For all their strength and the cunning of their citizenry, the old cities did not always survive. Troy was destroyed. So was Carthage. The Aztec capital Tenochtitlan is buried beneath the clamorous roads of today's Mexico City. In Xanadu did Kubla Khan a stately pleasure-dome decree; but there is no more Xanadu, only Beijing, working as fast as it can towards the condition of the modern capitalist city. And such cities -London, New York, Paris, Madrid, for example - are much, much harder to destroy.
For cities themselves have evolved. The bombs last week in London followed the 9/11 attack on New York. But they were preceded by bombs in Madrid commuter trains and, earlier, in the Paris Metro. These onslaughts have demonstrated the strength of the modern city. London, New York and their counterparts will emphatically not go the way of Carthage or Xanadu. They are much tougher cookies than those semi-barbaric creations.
The people who are attacking them don't appear to know, or perhaps care, how such great modern cities work. These have often been portrayed as fragile, heartless creations. The startling images in Fritz Lang's 1926 movie Metropolis embody this hostile view. But the modern city's grey surface of anonymity conceals a hidden resilience. People have chosen to live in a city such as London in pursuit of a cluster of aspirations. They are not going to throw their hand in.
Under threat, the people of London and other modern cities hang together without vociferousness, but united in a refusal to be beaten. They are not going to have the life they have chosen snatched away from them. This is their coherence, their spirit of community. In London's parks yesterday, in the afternoon sunshine, children rolled on the grass, picnics were eaten, grandparents sat on benches feeding the ducks. This was their answer to terror. A city in panic it wasn't.
The great German sociologist Max Weber asserted that, in the fullest urban sense, the city "appears as a general phenomenon only in the west". By contrast, the city of the east, he argued, was a sprawling conglomerate of special interests, with no real coherence. The new anti-urban attackers are inspired by leaders to whom the modern city is either an unknown quantity, or something they abhor as the devil's work. If fellow Muslims are killed in the attacks, too bad: they should not have chosen the evil metropolitan life. The holy cause, they aver, is greater than that.
But such theocratic causes are not greater than the modern city, built on the rock of self-interest and mutual aid. The social ties that bind a city together do not easily snap. The 9/11 atrocity made New Yorkers shudder, but they did not go under.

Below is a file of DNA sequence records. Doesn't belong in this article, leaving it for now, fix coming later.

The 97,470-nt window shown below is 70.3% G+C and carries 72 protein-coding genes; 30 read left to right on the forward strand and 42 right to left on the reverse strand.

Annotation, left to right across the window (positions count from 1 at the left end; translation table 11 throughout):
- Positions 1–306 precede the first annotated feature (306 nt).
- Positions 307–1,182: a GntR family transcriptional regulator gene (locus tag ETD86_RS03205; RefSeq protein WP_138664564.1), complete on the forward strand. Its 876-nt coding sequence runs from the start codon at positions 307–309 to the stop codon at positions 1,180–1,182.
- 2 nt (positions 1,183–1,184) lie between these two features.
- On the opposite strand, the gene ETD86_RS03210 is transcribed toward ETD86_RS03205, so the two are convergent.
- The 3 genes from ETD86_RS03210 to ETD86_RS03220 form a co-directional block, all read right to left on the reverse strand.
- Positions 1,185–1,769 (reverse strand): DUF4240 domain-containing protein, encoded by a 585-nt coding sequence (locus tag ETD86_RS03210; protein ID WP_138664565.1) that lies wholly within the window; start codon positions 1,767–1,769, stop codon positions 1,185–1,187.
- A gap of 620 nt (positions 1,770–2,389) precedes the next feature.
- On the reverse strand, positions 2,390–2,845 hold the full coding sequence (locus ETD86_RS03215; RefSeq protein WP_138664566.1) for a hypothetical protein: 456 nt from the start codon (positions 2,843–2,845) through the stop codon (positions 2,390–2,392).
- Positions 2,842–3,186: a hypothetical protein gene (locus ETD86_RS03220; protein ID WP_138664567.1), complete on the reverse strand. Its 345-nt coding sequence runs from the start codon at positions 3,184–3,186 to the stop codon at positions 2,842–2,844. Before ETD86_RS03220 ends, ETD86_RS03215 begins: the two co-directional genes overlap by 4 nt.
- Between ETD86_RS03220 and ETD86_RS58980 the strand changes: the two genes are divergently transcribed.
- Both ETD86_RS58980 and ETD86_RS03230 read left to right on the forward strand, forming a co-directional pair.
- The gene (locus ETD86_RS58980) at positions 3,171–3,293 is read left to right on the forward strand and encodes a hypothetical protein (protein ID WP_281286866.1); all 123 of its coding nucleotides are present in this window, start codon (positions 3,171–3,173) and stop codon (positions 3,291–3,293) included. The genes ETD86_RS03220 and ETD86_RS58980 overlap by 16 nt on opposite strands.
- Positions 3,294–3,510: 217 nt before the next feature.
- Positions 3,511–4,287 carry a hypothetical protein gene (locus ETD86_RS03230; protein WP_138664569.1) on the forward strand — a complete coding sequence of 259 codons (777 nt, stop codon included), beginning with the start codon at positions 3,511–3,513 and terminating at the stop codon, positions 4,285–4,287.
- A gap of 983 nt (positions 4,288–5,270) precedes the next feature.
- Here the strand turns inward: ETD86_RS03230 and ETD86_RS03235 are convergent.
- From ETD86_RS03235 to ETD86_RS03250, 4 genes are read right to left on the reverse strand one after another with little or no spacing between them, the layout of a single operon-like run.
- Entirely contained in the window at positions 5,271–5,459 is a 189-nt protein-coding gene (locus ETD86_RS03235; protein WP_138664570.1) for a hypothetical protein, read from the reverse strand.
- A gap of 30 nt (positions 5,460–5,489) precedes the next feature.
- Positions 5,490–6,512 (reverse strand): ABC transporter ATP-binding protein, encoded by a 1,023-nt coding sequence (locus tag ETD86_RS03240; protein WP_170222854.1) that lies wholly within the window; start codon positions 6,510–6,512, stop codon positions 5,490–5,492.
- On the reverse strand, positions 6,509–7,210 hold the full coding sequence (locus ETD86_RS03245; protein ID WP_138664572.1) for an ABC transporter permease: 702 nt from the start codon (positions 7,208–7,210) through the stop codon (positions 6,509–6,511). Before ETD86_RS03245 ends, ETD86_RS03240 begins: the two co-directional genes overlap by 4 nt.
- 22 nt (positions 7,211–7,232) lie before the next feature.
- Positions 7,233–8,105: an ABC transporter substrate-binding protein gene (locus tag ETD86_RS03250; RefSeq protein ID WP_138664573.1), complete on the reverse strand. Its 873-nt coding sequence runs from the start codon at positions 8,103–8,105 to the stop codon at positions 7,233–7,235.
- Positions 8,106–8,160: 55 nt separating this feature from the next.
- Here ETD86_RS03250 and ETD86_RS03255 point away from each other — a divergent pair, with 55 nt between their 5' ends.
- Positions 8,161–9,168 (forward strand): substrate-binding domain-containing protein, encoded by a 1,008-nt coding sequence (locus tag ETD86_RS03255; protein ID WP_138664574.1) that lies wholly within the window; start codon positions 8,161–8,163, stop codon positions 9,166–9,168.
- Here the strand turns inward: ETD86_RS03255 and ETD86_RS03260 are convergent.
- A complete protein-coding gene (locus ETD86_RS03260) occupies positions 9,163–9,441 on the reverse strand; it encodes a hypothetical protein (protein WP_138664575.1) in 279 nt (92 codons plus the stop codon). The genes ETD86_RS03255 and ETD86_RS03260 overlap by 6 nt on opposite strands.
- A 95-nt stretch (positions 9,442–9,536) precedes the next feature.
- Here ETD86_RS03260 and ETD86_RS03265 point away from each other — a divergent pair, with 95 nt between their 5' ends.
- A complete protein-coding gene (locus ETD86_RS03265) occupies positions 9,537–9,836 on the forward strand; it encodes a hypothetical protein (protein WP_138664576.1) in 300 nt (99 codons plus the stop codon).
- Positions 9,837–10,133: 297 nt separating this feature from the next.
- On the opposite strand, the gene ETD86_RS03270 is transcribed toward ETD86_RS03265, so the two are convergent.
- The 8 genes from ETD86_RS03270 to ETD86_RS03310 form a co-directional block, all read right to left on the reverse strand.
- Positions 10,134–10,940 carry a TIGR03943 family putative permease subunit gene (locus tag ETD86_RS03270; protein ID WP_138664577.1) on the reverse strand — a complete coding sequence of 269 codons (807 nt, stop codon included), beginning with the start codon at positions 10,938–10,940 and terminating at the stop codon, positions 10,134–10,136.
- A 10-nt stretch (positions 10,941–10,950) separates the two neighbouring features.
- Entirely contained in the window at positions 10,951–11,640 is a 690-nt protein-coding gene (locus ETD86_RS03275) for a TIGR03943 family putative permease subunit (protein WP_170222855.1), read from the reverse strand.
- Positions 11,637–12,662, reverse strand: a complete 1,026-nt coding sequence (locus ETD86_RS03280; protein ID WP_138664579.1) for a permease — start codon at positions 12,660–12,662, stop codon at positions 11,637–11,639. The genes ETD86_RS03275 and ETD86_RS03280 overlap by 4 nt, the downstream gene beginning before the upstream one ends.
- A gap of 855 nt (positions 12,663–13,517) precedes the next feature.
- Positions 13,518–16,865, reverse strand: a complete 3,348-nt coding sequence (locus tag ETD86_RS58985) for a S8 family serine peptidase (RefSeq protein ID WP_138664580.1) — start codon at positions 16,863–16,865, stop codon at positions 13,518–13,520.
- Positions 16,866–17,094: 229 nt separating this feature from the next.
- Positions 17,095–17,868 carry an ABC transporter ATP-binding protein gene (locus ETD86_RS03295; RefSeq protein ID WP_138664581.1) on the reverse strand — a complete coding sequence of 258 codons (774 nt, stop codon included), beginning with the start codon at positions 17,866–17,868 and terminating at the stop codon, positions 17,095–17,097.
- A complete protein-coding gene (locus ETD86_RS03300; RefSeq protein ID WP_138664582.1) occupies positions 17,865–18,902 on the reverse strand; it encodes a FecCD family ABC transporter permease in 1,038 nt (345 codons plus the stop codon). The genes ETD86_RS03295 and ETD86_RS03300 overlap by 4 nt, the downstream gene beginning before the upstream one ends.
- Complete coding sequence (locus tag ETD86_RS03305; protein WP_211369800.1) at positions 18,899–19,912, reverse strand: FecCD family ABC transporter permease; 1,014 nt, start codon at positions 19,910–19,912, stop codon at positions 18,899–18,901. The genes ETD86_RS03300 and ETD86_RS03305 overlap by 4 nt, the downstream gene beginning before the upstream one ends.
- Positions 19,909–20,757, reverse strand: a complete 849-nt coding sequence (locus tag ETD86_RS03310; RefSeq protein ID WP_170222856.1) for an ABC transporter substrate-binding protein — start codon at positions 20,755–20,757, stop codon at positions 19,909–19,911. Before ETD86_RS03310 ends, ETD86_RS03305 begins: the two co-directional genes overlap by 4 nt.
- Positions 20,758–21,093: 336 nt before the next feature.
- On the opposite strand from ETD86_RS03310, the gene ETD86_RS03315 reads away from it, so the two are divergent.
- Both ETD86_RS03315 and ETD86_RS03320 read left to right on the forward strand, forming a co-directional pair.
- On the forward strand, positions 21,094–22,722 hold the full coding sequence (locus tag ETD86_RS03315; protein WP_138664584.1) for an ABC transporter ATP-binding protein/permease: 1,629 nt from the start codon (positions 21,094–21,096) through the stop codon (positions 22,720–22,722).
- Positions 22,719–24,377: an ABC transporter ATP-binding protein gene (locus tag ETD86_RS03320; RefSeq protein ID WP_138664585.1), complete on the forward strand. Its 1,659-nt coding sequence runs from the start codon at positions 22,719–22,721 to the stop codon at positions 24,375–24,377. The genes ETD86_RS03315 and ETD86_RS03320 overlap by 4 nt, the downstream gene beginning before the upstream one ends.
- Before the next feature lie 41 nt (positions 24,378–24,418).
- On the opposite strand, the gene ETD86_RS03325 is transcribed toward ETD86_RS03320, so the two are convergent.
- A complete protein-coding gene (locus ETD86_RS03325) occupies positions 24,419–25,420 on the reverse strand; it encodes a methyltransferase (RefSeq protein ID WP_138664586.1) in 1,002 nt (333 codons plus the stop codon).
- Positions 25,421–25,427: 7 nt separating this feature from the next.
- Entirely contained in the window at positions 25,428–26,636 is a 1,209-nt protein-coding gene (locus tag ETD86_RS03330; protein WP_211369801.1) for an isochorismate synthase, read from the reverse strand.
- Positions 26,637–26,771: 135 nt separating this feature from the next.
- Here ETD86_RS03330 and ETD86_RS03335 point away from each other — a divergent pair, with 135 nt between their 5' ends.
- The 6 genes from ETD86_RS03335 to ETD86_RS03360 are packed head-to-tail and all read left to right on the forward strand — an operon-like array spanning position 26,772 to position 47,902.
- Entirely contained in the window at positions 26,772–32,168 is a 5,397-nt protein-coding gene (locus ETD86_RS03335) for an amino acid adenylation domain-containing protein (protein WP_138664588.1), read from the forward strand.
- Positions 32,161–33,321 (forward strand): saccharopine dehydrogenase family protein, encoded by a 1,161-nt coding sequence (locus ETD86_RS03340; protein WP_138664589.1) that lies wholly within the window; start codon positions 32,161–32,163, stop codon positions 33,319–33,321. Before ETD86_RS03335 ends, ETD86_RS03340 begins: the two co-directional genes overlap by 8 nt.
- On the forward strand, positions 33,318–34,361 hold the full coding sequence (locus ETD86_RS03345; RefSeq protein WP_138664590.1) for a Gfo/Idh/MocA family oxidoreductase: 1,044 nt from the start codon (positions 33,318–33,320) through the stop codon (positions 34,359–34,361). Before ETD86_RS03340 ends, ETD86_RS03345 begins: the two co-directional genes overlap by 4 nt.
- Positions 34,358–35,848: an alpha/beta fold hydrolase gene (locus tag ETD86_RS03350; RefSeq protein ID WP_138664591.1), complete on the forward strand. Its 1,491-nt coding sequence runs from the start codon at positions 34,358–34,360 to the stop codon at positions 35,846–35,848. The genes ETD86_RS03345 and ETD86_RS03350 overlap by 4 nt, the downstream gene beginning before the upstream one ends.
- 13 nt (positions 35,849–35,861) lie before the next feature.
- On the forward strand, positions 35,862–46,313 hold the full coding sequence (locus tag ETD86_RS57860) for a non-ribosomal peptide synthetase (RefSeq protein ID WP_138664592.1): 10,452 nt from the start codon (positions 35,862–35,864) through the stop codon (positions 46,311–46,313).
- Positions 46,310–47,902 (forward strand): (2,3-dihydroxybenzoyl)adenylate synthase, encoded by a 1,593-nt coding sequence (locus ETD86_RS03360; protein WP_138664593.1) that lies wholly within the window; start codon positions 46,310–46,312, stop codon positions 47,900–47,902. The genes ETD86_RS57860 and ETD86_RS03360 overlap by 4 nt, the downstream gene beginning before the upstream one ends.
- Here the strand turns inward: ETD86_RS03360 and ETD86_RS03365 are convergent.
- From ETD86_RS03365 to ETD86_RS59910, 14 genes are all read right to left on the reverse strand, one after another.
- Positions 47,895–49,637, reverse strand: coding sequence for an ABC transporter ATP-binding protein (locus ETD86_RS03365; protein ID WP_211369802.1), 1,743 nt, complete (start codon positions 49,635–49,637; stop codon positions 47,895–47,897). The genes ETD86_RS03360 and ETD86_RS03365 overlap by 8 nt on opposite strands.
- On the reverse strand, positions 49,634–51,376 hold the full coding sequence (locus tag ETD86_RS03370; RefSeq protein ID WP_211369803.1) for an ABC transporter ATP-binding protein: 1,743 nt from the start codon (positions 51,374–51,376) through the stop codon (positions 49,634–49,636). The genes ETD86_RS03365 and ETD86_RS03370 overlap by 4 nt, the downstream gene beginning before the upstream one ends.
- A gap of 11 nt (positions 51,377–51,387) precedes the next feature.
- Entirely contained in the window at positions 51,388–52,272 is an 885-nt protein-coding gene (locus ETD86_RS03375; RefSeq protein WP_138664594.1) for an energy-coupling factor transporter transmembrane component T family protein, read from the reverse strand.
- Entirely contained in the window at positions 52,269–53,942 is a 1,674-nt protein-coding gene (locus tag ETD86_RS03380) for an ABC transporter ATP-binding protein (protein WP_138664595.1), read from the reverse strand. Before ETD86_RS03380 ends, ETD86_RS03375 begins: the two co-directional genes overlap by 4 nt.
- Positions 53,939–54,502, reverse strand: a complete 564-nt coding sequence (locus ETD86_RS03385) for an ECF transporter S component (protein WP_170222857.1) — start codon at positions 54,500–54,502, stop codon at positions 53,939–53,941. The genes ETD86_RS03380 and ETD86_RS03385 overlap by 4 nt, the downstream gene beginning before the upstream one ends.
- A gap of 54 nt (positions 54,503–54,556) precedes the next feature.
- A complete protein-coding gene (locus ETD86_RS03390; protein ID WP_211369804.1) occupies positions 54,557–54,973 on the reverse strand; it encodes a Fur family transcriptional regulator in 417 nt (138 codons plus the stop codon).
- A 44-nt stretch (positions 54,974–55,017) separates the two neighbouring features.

The very model of a modern city was Manchester. The moment it sprang up as an industrial phenomenon - leaving far behind its origins as a modest market town - it was widely recognised as something completely new. Friedrich Engels went there in order to keep his good friend, Karl Marx, up to date on how the new city was evolving. The great German neo-classical architect, Karl Friedrich Schinkel, also visited it, in order to sketch the unprecedented chimneys of the cotton mills. The long-term solidity of this urban creation was underlined when, in 1996, in one of their last mainland attacks, the IRA planted a bomb in the Manchester city centre. The Royal Exchange Theatre leapt an inch or so into the air, but was soon restored. All around, the city set about healing itself, as it had also done after the blitzing of docks, factories and warehouses in the second world war. Manchester was not defeated. Nor will London be.
Historically, the new kind of city led to new ways of living together, and new forms of politics. In Britain the modern system of political parties was invented in the late 19th century in another adventurous city, Birmingham. Anonymity and organisation go together. The old ties of clan and cult are weakened. After the clammy closeness of village life, millions have taken to their heels and opted for the city. The city is a symbol of aspiration; the country is a symbol of stasis. You are paid your money and you takes your choice.
Where Manchester led, London followed. But some older cities took time to evolve into the fully-fledged modern form. In 1940, Paris knew it would fall to the invading German armies. Streets and houses emptied. Almost everyone had a parent, an aunt, or a great-uncle by marriage, who lived on the family farm somewhere, or else in a little market town. The Parisians at that date, devoted as they were to their city, had another "home" to go to. This would hardly be true of the 21st-century city, stretching out for miles beyond the périphérique road in every direction. Bombs on the Metro were just one incident in a long, resilient history.
Madrid was for years a rather dismal creation of the Spanish royal family, a jumped-up village, a tin-pot capital, chosen to offset the claims of other, longer-established cities. Franco, who became dictator in 1939 after winning a vicious civil war, changed all that. Helped by his henchmen in the Roman Catholic freemasonry of Opus Dei, he drove Madrid into a new status as a modern city, investing in it and expanding it. This was the city the train terrorists unsuccessfully tried to destroy; by now it was the headquarters of a flourishing democracy.
The terrorists will fail in London, also. The modern metropolis is a tight and complex knot. Cut one string, and the other loops and turns will still stand fast. Civilisation and barbarism will always fight each other. But civilisation, as embodied in great cities like London, is winning the evolutionary battle.
Paul Barker is a senior research fellow of the Young Foundation, formerly the Institute of Community StudiesReuse content